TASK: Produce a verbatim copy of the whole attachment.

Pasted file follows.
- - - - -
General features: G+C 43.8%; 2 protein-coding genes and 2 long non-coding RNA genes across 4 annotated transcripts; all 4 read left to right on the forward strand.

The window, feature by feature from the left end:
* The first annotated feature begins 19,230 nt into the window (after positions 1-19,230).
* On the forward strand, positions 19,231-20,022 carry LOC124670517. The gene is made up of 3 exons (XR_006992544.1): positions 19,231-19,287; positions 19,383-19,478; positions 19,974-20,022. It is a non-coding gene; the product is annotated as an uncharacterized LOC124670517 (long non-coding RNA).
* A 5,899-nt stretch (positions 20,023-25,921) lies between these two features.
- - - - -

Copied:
General features: G+C 43.8%; 2 protein-coding genes and 2 long non-coding RNA genes across 4 annotated transcripts; all 4 read left to right on the forward strand.

The window, feature by feature from the left end:
* The first annotated feature begins 19,230 nt into the window (after positions 1-19,230).
* On the forward strand, positions 19,231-20,022 carry LOC124670517. The gene is made up of 3 exons (XR_006992544.1): positions 19,231-19,287; positions 19,383-19,478; positions 19,974-20,022. It is a non-coding gene; the product is annotated as an uncharacterized LOC124670517 (long non-coding RNA).
* A 5,899-nt stretch (positions 20,023-25,921) lies between these two features.